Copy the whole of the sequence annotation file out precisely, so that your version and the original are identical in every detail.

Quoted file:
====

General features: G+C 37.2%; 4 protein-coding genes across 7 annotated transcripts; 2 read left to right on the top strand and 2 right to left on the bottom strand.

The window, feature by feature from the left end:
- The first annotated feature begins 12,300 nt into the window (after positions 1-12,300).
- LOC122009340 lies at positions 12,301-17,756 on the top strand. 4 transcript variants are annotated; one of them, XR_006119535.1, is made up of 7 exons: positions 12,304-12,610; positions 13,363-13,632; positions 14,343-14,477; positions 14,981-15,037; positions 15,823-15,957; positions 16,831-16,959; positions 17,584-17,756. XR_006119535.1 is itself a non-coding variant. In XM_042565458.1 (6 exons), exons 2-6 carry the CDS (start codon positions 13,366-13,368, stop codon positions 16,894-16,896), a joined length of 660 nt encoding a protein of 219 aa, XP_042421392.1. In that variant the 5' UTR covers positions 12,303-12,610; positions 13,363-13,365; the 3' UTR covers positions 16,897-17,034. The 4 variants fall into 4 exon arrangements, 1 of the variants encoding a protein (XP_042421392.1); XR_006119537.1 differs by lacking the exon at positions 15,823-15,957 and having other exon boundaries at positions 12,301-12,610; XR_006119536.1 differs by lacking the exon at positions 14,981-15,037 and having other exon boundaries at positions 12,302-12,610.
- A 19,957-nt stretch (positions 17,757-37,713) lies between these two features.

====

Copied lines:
General features: G+C 37.2%; 4 protein-coding genes across 7 annotated transcripts; 2 read left to right on the top strand and 2 right to left on the bottom strand.

The window, feature by feature from the left end:
- The first annotated feature begins 12,300 nt into the window (after positions 1-12,300).
- LOC122009340 lies at positions 12,301-17,756 on the top strand. 4 transcript variants are annotated; one of them, XR_006119535.1, is made up of 7 exons: positions 12,304-12,610; positions 13,363-13,632; positions 14,343-14,477; positions 14,981-15,037; positions 15,823-15,957; positions 16,831-16,959; positions 17,584-17,756. XR_006119535.1 is itself a non-coding variant. In XM_042565458.1 (6 exons), exons 2-6 carry the CDS (start codon positions 13,366-13,368, stop codon positions 16,894-16,896), a joined length of 660 nt encoding a protein of 219 aa, XP_042421392.1. In that variant the 5' UTR covers positions 12,303-12,610; positions 13,363-13,365; the 3' UTR covers positions 16,897-17,034. The 4 variants fall into 4 exon arrangements, 1 of the variants encoding a protein (XP_042421392.1); XR_006119537.1 differs by lacking the exon at positions 15,823-15,957 and having other exon boundaries at positions 12,301-12,610; XR_006119536.1 differs by lacking the exon at positions 14,981-15,037 and having other exon boundaries at positions 12,302-12,610.
- A 19,957-nt stretch (positions 17,757-37,713) lies between these two features.